The Ras el-Káfilah, or commander of the caravan, was the Sayyid 'Abd el-Rahím, who escorted us during the first journey; and he generally had with him, besides my old friend, Haji Wali of Zagázig, three Bedawi Shayks; for escort and service the latter received each an honorarium of one dollar per diem. The camp-followers were few: a Sais or groom, who superintended the care of our ten mules; Ali Mullah, a Barbari, servant to Haji Wali; Husayn Genínah, a boy who waited upon Lieutenant Yusuf; and "Hamad," an itinerant coffeevendor, who attached himself to us at El-Muwaylah. I hardly need notice the cameleers and their varlets, who were always being changed.

The transport difficulties were increased by the rivalry of the two tribes that contended for the honour and profit of fleecing us. The first were the Beni 'Ukbah, or "Sons of the Heel," who claim, after Arab fashion, the land on which the fort El-Muwaylah is built. Their Shaykh, Hasan ibn Salím el-'Ukbi, who had been honoured with an order from the Government of the Viceroy, declared himself willing to supply any number of camels at the rate of 1 dollar a-head for the four very short marches between El-Muwaylah and the Jebel el-Abyaz, my present objective. But a former employé, 'Abd el-Nabi of the Tagaygát clan of the great Huwaytát tribe, refused to march with the Beni 'Ukbah; demanded a third more pay; and, professing readiness to carry me and mine gratis, would not move under 1 dollar 25 cents. In April 1877 he had proved himself a manner of noble savage, a good man and true. But my kindness had spoilt him; and the

only remedy was to send him about his business as soon as possible.

It is usual in Arabia to engage camels by the stage, not by the day. For instance, the pilgrims pay according to tariff 1 dollar per long march of 12 hours, and the same is the hire for a dromedary post. But this would have been hardly fair to the Arabs, when we intended to make weekly and even longer halts. At last I agreed to hire each camel for 5 piastres on idle and ten on working days: the piastre being assumed at 97.20 1 sovereign.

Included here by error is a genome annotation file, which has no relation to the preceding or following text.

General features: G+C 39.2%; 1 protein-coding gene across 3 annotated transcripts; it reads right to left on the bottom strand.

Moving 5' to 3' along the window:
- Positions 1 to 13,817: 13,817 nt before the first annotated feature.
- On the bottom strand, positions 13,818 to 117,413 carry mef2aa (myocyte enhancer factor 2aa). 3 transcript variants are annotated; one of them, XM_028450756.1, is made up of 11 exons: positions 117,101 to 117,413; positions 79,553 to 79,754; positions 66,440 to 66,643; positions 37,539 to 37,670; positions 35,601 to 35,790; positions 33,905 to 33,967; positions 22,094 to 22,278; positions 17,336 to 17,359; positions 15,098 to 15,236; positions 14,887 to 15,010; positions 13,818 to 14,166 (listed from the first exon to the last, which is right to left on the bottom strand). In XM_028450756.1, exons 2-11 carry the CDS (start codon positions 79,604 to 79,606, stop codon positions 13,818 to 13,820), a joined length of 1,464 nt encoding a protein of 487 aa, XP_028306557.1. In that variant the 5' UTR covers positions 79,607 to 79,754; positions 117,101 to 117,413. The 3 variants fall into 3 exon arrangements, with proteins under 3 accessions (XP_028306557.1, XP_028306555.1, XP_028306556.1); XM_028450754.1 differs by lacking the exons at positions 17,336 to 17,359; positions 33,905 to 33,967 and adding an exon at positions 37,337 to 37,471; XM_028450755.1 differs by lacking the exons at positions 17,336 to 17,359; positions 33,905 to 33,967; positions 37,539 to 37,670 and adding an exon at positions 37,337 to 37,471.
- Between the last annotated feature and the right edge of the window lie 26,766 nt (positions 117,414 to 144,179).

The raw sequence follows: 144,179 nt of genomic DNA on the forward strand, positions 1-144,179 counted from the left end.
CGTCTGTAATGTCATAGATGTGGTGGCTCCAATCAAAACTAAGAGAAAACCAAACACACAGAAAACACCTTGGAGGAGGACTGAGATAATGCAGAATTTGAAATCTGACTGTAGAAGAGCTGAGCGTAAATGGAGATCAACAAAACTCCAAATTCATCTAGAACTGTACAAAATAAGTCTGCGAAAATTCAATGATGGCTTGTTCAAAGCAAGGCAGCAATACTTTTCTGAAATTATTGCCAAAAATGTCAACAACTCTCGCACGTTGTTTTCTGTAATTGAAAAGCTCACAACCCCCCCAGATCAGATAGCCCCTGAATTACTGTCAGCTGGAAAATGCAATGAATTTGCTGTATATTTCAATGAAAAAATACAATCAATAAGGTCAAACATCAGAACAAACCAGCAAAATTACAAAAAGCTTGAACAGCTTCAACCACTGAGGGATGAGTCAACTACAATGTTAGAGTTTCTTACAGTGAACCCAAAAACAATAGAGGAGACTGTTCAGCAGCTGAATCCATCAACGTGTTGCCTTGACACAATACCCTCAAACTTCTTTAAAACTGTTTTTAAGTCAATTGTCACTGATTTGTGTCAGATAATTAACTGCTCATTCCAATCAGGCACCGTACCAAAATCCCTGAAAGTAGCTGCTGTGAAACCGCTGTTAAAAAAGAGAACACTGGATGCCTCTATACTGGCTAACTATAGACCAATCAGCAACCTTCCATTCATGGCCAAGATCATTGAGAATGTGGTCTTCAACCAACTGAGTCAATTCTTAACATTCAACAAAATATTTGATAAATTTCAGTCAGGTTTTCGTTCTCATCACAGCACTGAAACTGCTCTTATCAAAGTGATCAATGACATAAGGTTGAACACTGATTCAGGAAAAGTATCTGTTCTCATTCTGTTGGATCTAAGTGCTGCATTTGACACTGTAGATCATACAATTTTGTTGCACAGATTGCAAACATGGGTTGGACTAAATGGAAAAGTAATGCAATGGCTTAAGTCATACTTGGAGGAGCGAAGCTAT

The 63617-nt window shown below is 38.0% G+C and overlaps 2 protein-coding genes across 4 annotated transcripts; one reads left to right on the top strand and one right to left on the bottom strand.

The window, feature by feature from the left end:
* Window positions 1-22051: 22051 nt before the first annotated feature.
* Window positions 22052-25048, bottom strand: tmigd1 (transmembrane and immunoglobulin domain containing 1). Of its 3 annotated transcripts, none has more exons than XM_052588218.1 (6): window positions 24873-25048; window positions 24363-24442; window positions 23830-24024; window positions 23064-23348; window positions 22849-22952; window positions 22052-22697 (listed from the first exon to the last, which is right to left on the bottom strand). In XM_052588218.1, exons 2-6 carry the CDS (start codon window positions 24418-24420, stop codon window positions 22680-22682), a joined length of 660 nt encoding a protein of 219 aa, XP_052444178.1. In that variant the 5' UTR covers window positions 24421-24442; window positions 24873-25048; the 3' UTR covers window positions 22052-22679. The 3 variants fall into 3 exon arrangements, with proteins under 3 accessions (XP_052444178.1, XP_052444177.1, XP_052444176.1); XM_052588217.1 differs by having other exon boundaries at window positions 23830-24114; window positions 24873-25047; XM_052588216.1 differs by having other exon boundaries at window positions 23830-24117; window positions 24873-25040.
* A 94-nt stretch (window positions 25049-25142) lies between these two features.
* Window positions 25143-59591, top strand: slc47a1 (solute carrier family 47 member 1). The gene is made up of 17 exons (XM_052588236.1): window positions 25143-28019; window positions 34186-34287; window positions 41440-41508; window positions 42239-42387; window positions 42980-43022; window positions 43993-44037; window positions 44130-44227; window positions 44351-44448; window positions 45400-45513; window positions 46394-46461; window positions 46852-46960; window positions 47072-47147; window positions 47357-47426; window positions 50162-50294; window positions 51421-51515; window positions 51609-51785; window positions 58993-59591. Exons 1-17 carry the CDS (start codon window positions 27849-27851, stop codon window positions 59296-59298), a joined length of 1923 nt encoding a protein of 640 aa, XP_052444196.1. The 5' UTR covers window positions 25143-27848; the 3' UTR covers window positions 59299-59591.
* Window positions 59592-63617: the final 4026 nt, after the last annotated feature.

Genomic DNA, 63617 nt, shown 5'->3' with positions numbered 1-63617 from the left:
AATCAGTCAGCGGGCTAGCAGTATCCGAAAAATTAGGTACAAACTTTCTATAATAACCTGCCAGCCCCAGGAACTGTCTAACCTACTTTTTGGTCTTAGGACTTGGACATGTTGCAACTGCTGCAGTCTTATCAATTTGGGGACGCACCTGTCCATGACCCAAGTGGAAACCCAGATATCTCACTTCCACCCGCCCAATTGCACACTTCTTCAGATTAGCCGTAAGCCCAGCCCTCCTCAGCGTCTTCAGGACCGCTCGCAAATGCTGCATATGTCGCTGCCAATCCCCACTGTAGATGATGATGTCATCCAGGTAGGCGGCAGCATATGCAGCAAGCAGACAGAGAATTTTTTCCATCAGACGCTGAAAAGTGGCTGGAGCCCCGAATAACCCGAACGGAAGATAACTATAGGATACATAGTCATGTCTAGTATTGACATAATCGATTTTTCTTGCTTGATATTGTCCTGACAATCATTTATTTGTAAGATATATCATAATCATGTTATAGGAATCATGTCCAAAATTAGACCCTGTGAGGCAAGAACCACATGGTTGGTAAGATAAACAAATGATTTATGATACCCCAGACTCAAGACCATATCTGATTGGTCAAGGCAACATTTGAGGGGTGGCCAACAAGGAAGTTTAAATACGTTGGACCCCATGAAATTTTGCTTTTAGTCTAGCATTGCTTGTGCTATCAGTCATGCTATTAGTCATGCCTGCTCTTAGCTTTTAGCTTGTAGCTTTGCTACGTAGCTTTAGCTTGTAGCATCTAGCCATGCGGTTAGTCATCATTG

II. Itinerary from El-Muwaylah to Magháir Shuayb.—December 20th, 1877.-The day was spent in starting a dromedarypost, in housing and ticketing our stores entrusted to a magazine-man at the Fort of El-Muwaylah, and in settling various disputes.

Dec. 21st. The large, straggling and most disorderly caravan, carrying 20 tents and 50 large boxes, required about 80 animals, without counting a certain number of dromedaries (Hijn) for riding purposes. The half-loads brought up the total to 106; and the greedy drivers demanded pay for 120. It would irk the reader to recount the normal troubles of such marches. Suffice it to say that the men were as wild and unmanageable as their beasts; that the latter were half-starved; that nothing could be worse than their gear, and that the caravan for the first four days was the most disorderly mob that I have yet seen. Of course it gradually improved, and at last we could load in fifteen minutes; this day the process had wasted five hours.